Posted by DebbieWednesday, April 3rd, 2013
In Denver, as well as San Francisco, we had several opportunities to meet Canadians who had decided to work south of the 49th parallel. An interesting conversation was particularly had when we met Marcy Grossman – Canadian Consul General in Denver (centre left in black & white) who during her career, has been posted in various Canadian consulates throughout the US. During our meeting, we learned about how these consulates are an instrumental resource referring and assisting Canadian businesses to create business relationships with American companies. “We can help vet and find appropriate American businesses in the various regions to work with,” Marcy explains. “$1.9 billion of trade crosses the Canada-US border. And over 8 millions jobs in the US rely on trade with Canada”. Marcy highlighted that in Colorado there are 100+ Canadian and internationally owned business including Suncor, EnCana, Great West Life, Molsons Coors, Agrium & Enerplus.
Each consulate has a list of priority industry sectors. In Denver, Marcy explained that they are:
- North America Energy Security (pipeline, tar sands, etc)
- Border Security
- Agriculture and Trade Policies
- Trade issues affecting competition
You can see the Rolex flipping in Marcy’s head as we explained the nature of our businesses. Without a beat, Marcy offered to make introductions, send useful documents and provide connections to firms that she and her team has existing relationships. What an incredible resource. Marcy was ready to help in every way.
We then peeled back the Canadian flag (figuratively) and turned the tables to ask Marcy about personal experiences about being a Canadian businesswoman working in the US. Afterall, for the past 2 weeks we have been exposed to all of the resources and initiatives that the American government has geared towards growing women entrepreneurs in their country. Finally we had the opportunity to talk with another Canadian businesswoman & were curious of her perspective from a Canadian point of view. Let’s just say, we could have spent hours more with Marcy. I look forward to our paths crossing again.
Each city we visited, the 6 of us had the opportunity to meet an even further extension of people and to experience non-business setting. We all remarked about the unexpected kindness and generosity of the people in each city who opened their own homes for us and welcomed us for dinner and great conversations. All done completely voluntarily through their affiliation with the US Institute of International Education program office their respective city.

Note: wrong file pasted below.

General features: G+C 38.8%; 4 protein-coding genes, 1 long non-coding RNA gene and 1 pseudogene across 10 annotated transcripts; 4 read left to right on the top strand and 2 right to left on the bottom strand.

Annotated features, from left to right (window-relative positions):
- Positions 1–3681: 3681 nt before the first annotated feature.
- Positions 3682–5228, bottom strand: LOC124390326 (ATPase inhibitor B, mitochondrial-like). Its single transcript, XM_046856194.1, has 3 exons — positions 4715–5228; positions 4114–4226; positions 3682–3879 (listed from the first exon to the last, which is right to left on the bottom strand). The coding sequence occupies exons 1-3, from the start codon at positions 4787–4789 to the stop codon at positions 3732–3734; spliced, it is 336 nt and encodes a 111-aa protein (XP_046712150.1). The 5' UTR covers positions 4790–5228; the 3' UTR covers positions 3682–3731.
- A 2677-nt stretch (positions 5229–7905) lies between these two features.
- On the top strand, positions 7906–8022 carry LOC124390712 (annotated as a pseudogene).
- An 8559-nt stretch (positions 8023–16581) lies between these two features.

Not only did we enjoy this personal connection, I was inspired and in return, I will look into doing the same for international visitors to Ottawa. Thank you to whose who set a spot for me at your table – Anar & Todd in San Jose (Anar is seated 2nd from left & Todd is in back row), Roy & Laurie (in Denver), Marty (in Kansas City) and Katrina (in Austin)….and their friends who joined us at the table too. While the food on the table was good, it was the people in the chairs that were most memorable.
Go west young ladies, go west!
While Denver was fascinating and held many more opportunities and ventures to experience, San Francisco awaits! After nearly a week in Denver, we re-packed our luggage one last time and headed west to enter into another time zone and to see the western most coast.
I have visited to San Francisco several times for both fun as well as for wine related work. It is such a dynamic city, I was looking forward to see what San Francisco Institute of International Education had arranged for us. Their itinerary covered a lot of freeways and certainly did not leave much free time to explore this fantastic city. We’ll be back!
During our entire trip we have been trying to land dinner in Chinatown. We promised ourselves (and Amina as it was her birthday) that when we arrive in San Fran, it was the first thing we’d do. True to that plan, I asked the concierge at Park 55 Hotel not for his recommendations, rather for the Chinese restaurant he goes to. “The Capital on Clay Street has the best food and has the best chicken wings – hands down!” I was surprised by this comment, yet claims of San Francisco’s best wings was proudly plastered on the front door and the cover of the menu. And so…when in Rome, do as the Romans do…we ordered a plate of these mysterious wines along with an array of interesting Chinese dishes. Every mouthful was loaded with fresh ingredients, fish and spices. Delish!
Lending a hand to grow a business
The meetings in San Fran & the Bay area were different from the other cities. We were invited into businesses focused on kick starting small businesses, primarily for immigrants.